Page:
Contract duplication remains a challenge in the government marketplace. The challenge with contract duplication is not the number of GSA Multiple Award Schedule (MAS) contracts, which reflects the depth and breadth of the commercial marketplace. The real issue is a procurement environment where individual companies are required to hold multiple contracts for the same or similar services. Each time a major new IDIQ contract pops up, firms feel compelled to compete for a contract in fear of being frozen out of a segment of the federal marketplace. It is not a healthy situation. Duplicative contracts unnecessarily increase Government and industry bid and proposal, overhead, and contract administration costs. Indeed, firms are often compelled to create duplicative contract management structures in order to manage multiple contracts for the same or similar services. Moreover, duplicative contracts reduce the government’s opportunities to leverage requirements across the enterprise and reduce industry’s ability to lower costs through economies of scale.
For those who think that contract duplication is not a real concern, I submit for your consideration the current draft of Request for Proposals (RFP) No. HSSS01-11-R-1001 issued by the Department of Homeland Security (DHS). The draft RFP seeks tactical communications commodities and services for DHS and its 22 organizational components. It appears that the tactical communications commodities and services being sought are currently available on GSA Information Technology (IT) Schedule 70 and/or other GSA government wide IT contracts.
Apparently DHS may also believe that the telecommunications commodities and services are available on IT Schedule 70. The draft RFP makes repeated references to an offeror’s GSA catalog or schedule. For example, the draft RFP instructs offerors to provide discounts off their GSA schedule contracts and/or commercial catalogs and states in part that using GSA schedule pricing for the RFP’s Dynamic Pricing Model evaluation tool is “the preferred method over commercial catalog pricing.” See Paragraph L.4, Volume 2 – Pricing and Dynamic Pricing Model, at RFP page 84.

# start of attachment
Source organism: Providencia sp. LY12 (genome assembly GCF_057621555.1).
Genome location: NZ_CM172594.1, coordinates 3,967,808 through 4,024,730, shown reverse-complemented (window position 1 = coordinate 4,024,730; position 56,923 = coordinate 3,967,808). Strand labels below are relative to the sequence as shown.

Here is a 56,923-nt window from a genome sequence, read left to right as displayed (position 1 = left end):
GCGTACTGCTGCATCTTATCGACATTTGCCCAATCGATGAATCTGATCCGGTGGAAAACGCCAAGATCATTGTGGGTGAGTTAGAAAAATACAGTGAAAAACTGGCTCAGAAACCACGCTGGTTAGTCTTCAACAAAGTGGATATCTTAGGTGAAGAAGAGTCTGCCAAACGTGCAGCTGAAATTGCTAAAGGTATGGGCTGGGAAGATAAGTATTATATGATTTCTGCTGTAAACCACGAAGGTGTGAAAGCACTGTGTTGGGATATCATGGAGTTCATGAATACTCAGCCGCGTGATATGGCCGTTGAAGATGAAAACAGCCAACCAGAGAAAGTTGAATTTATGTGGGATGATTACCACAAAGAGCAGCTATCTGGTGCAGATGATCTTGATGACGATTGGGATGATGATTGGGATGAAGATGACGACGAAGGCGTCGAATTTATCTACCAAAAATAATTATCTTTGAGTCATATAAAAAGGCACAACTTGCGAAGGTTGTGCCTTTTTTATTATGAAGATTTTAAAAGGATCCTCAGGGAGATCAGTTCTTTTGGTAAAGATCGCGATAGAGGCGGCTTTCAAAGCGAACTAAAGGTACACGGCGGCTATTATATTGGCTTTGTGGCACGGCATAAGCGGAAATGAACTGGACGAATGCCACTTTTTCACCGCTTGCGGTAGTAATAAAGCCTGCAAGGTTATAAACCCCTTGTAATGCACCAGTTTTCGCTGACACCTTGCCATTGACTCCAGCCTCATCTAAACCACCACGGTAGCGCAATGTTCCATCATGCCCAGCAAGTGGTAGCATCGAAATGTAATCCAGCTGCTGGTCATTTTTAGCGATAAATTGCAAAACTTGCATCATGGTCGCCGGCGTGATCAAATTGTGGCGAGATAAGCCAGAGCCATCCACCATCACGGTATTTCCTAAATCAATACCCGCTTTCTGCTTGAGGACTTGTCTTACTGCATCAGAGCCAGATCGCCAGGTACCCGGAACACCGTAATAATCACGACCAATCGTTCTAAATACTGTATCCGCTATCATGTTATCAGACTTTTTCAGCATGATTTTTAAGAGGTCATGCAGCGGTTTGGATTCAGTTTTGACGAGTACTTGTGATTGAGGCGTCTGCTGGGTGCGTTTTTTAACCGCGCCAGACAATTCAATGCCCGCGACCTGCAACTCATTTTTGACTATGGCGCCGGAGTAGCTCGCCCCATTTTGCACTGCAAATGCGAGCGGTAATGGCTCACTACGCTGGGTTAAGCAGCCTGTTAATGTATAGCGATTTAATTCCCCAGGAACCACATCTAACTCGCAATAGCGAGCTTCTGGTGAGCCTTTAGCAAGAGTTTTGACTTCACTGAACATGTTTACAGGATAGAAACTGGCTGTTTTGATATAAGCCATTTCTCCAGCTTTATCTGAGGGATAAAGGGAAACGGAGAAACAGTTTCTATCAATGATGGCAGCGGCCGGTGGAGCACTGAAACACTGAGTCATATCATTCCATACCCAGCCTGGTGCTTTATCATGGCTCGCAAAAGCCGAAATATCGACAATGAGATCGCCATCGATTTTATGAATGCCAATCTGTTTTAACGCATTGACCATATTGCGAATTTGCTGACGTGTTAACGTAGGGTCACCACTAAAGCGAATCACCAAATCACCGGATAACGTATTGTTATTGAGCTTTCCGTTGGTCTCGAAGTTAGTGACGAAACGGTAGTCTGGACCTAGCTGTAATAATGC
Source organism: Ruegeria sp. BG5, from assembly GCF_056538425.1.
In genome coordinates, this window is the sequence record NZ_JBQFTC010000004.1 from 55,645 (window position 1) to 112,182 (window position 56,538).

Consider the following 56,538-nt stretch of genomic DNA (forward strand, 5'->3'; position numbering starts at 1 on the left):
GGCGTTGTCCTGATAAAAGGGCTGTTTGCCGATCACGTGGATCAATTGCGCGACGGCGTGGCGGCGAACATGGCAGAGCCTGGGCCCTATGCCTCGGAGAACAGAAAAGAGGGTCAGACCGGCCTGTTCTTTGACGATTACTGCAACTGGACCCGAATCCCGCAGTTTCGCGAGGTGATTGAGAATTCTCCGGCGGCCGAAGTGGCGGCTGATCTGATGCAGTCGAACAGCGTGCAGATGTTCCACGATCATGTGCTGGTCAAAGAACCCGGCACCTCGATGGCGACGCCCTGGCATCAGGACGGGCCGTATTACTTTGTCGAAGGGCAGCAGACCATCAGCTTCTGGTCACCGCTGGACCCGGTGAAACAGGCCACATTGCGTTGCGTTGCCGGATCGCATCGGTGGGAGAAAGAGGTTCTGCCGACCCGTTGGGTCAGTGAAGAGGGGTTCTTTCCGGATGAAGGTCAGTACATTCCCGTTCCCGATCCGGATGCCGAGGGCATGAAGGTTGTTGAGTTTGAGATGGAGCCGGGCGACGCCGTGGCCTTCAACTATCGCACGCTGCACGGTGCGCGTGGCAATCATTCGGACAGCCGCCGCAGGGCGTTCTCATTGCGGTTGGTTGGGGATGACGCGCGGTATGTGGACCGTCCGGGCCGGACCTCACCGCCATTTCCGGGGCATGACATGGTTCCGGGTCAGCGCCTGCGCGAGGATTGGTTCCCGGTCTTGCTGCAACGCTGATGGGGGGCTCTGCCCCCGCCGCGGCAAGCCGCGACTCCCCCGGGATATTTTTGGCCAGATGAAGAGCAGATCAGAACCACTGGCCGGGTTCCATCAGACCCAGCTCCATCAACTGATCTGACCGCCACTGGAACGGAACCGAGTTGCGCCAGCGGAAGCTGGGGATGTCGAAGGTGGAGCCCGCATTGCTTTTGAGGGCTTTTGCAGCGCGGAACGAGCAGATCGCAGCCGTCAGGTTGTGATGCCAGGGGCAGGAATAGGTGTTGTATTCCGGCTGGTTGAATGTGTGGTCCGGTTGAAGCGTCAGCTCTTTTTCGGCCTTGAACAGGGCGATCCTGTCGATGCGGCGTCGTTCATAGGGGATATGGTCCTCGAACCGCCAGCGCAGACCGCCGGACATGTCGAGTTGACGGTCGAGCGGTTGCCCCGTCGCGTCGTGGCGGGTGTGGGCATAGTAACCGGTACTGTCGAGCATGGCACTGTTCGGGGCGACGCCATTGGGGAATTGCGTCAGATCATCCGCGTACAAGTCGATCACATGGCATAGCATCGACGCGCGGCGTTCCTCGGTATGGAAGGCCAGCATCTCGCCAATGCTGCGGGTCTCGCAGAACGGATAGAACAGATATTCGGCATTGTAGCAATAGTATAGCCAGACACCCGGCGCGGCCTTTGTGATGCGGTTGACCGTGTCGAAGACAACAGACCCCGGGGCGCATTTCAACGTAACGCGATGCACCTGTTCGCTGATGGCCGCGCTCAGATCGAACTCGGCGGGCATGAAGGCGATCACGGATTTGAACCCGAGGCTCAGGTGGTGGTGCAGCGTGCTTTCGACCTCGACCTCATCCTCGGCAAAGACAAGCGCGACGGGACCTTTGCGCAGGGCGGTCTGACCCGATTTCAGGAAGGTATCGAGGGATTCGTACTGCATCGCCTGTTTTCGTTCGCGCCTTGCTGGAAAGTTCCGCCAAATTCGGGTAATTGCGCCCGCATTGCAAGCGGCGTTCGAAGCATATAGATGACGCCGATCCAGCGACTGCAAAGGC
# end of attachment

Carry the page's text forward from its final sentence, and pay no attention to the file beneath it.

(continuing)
The emphasis on seeking discounts from GSA schedule contracts begs the question: Why not compete the requirement under the GSA schedules and establish multiple BPAs and/or issue individual delivery/task orders? Indeed, the Coalition maintains that before establishing any new enterprise-wide IDIQ contract, agencies should be required to fully document and explain why existing contracts do not meet their needs. Here, DHS may have sound reasons for not using the GSA schedules. Perhaps the RFP’s scope of products and services exceeds that of the GSA schedules and/or included other unique requirements below the scope of the GSA schedules.
Finally, the draft RFP instructs offerors to “Consider DHS to be your ‘most favored’ customer.” Id. at RFP page 85. This is a very interesting directive. Although the Price Reduction Clause (PRC) exempts price reductions to federal agencies, the RFP’s focus on GSA schedule pricing combined with the directive that DHS be the “most favored” customer could undermine the very basis upon which an offeror’s GSA schedule contract pricing was negotiated. Further, to the extent an offeror agrees that DHS is the most favored customer, some in government may construe that agreement as a waiver of the PRC’s exemption for price reductions to federal agencies. In light of the effects of contract duplications in federal acquisition, The Coalition will be studying the costs involved in contract duplication and looks forward to engaging with Government and industry on this issue.